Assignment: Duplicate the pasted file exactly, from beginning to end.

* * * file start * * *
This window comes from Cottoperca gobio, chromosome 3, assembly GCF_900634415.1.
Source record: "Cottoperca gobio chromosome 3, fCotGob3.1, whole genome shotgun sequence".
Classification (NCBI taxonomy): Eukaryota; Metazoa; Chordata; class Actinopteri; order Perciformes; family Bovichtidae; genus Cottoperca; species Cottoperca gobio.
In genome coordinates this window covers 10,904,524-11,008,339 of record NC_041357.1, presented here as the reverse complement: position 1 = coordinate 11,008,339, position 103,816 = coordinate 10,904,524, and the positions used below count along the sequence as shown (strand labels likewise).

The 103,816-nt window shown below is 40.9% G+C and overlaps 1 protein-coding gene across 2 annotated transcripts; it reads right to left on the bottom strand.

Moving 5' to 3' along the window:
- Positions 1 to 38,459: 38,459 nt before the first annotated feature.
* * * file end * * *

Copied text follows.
This window comes from Cottoperca gobio, chromosome 3, assembly GCF_900634415.1.
Source record: "Cottoperca gobio chromosome 3, fCotGob3.1, whole genome shotgun sequence".
Classification (NCBI taxonomy): Eukaryota; Metazoa; Chordata; class Actinopteri; order Perciformes; family Bovichtidae; genus Cottoperca; species Cottoperca gobio.
In genome coordinates this window covers 10,904,524-11,008,339 of record NC_041357.1, presented here as the reverse complement: position 1 = coordinate 11,008,339, position 103,816 = coordinate 10,904,524, and the positions used below count along the sequence as shown (strand labels likewise).

The 103,816-nt window shown below is 40.9% G+C and overlaps 1 protein-coding gene across 2 annotated transcripts; it reads right to left on the bottom strand.

Moving 5' to 3' along the window:
- Positions 1 to 38,459: 38,459 nt before the first annotated feature.